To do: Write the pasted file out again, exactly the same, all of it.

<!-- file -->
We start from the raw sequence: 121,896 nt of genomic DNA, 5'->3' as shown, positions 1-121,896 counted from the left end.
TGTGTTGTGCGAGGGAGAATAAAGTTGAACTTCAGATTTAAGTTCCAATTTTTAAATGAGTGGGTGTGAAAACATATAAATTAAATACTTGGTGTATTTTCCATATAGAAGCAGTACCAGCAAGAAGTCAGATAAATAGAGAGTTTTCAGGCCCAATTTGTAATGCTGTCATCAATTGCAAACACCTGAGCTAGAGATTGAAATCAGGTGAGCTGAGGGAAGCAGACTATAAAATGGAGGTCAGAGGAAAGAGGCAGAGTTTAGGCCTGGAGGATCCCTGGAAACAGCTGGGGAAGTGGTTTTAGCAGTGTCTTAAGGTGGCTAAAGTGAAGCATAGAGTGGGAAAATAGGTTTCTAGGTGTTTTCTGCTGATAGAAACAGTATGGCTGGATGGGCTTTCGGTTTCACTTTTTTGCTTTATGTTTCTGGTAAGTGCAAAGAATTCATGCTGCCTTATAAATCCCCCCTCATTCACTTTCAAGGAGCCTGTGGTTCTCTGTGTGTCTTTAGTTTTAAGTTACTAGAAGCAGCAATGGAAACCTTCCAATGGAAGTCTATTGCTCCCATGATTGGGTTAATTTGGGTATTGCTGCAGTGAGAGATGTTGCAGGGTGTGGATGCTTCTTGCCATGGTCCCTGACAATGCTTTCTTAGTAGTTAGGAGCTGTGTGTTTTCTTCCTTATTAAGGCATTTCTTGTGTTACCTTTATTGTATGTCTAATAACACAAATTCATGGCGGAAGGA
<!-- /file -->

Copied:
We start from the raw sequence: 121,896 nt of genomic DNA, 5'->3' as shown, positions 1-121,896 counted from the left end.
TGTGTTGTGCGAGGGAGAATAAAGTTGAACTTCAGATTTAAGTTCCAATTTTTAAATGAGTGGGTGTGAAAACATATAAATTAAATACTTGGTGTATTTTCCATATAGAAGCAGTACCAGCAAGAAGTCAGATAAATAGAGAGTTTTCAGGCCCAATTTGTAATGCTGTCATCAATTGCAAACACCTGAGCTAGAGATTGAAATCAGGTGAGCTGAGGGAAGCAGACTATAAAATGGAGGTCAGAGGAAAGAGGCAGAGTTTAGGCCTGGAGGATCCCTGGAAACAGCTGGGGAAGTGGTTTTAGCAGTGTCTTAAGGTGGCTAAAGTGAAGCATAGAGTGGGAAAATAGGTTTCTAGGTGTTTTCTGCTGATAGAAACAGTATGGCTGGATGGGCTTTCGGTTTCACTTTTTTGCTTTATGTTTCTGGTAAGTGCAAAGAATTCATGCTGCCTTATAAATCCCCCCTCATTCACTTTCAAGGAGCCTGTGGTTCTCTGTGTGTCTTTAGTTTTAAGTTACTAGAAGCAGCAATGGAAACCTTCCAATGGAAGTCTATTGCTCCCATGATTGGGTTAATTTGGGTATTGCTGCAGTGAGAGATGTTGCAGGGTGTGGATGCTTCTTGCCATGGTCCCTGACAATGCTTTCTTAGTAGTTAGGAGCTGTGTGTTTTCTTCCTTATTAAGGCATTTCTTGTGTTACCTTTATTGTATGTCTAATAACACAAATTCATGGCGGAAGGA